WHEN the UCL Academy officially opened last week, it was interesting to see which local politicians were there in the front rows of the celebratory assembly… and which weren’t. As you can see above – a picture of UCL vice-provost Michael Worton giving a speech, the one where he claimed to have been vilified as an ‘elitist’ for working on the project – the Mayor Heather sat next to council leader Sarah Hayward near the front. You can see Labour cabinet councillor Nash Ali, one row back, listening intently too.
But there was no Andrew Mennear, the leader of the borough’s Conservatives who was Camden’s head of education way back when the idea was first approved at the Town Hall. And there was no John Bryant, the Liberal Democrat who worked with Cllr Mennear during those tense negotiations. During the haggling, the pair were accused by Labour of being ‘starstruck’ by the offer from UCL Academy to run a new school as they pushed ahead with the scheme, ignoring calls for an open competition to determine how the school would be organised. It is forgotten that UCL really did play hardball, telling the council that they would only accept being the preferred bidder and would not enter their plans into an open competition where they would be compared to the idea of a Church of England secondary school or even, shock horror, a traditional secondary school answering to a locally-elected local authority.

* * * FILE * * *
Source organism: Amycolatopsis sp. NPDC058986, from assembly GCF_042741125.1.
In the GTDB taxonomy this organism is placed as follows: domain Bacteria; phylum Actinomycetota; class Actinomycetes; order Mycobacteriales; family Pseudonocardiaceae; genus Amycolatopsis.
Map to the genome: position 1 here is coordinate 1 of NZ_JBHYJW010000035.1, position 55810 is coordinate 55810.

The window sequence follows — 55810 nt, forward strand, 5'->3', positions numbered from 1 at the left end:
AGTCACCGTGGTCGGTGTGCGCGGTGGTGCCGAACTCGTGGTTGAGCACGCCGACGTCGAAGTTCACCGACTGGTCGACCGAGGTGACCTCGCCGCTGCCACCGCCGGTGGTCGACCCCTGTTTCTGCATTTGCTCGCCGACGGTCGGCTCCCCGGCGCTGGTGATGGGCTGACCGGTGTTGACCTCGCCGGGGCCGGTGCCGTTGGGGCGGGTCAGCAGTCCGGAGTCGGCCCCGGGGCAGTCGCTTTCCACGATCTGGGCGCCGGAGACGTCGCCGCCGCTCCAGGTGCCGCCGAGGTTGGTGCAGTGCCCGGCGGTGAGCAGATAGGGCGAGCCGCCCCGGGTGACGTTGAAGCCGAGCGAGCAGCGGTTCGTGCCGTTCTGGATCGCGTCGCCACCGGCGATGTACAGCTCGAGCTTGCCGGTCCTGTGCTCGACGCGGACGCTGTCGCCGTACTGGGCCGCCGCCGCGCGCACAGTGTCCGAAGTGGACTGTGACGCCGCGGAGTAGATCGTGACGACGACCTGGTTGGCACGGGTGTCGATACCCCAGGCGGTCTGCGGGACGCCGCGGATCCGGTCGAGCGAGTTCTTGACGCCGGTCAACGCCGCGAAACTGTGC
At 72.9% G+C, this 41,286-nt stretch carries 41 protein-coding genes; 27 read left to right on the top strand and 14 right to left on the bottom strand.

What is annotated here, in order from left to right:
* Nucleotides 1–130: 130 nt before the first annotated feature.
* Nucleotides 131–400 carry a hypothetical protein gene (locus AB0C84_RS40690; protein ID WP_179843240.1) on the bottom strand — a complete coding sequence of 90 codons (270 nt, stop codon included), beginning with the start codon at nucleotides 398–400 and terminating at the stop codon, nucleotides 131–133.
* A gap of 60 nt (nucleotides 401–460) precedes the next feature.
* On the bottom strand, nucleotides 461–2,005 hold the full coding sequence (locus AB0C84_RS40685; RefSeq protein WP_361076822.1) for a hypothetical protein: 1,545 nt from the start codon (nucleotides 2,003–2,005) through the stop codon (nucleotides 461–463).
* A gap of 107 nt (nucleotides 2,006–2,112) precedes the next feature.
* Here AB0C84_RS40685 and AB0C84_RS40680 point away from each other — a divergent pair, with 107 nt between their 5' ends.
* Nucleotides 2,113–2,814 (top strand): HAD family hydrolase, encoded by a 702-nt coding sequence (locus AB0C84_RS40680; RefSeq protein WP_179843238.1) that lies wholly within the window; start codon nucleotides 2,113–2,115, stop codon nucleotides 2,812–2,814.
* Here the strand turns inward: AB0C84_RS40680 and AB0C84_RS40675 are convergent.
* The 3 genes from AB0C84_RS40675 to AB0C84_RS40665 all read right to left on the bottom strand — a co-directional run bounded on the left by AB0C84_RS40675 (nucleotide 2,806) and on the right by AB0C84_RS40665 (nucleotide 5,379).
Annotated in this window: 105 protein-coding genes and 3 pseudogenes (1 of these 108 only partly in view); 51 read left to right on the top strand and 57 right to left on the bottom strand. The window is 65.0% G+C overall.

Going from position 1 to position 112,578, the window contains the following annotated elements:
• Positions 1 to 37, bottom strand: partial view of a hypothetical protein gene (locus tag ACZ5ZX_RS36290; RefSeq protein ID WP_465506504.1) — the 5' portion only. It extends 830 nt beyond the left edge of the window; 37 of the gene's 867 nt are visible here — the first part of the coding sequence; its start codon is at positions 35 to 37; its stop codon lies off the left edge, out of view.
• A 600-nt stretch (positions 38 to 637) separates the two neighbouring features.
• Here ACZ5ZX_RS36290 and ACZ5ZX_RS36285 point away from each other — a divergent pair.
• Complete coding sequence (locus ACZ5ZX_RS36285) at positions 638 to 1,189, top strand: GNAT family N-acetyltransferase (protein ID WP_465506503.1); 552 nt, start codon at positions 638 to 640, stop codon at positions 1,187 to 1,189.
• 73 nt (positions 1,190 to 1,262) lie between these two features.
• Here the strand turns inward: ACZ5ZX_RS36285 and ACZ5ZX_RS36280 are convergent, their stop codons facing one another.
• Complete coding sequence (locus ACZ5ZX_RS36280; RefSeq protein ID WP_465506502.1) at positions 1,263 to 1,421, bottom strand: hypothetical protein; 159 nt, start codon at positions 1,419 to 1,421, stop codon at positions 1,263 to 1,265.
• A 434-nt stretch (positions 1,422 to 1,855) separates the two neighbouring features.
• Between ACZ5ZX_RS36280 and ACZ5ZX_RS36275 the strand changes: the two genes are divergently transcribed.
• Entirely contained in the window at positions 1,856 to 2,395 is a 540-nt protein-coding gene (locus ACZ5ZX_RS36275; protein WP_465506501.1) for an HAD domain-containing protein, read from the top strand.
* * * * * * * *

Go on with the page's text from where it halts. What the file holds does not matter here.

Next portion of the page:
For a moment, the issue of the school was the main political story at the Town Hall and there were long debates where it was not clear whether people in the same party agreed with each other. Labour members certainly quarrelled about the wisdom of academy sponsorship, even in the guise of a world famous universities. One of Cllr Mennear’s Tory colleagues – Mike Greene – told a council meeting: “I am certainly not convinced that we have been playing on a level playing field. The discussions have been going on for some time with UCL. There can be the appearance of a back room deal.”
He and Cllr Bryant took a lot of flack and had to be stubborn to get what they wanted. When Mr Worton claimed he was vilified, maybe the pair feel they suffered something similar. Yet when the doors opened last week, they were nowhere to be seen. Maybe they should honour them in some way, perhaps they could name one of the philosophy bean bag rooms after them. The Mennear-Bryant superstudio…
UPDATED: Worth reading John Bryant’s comments below.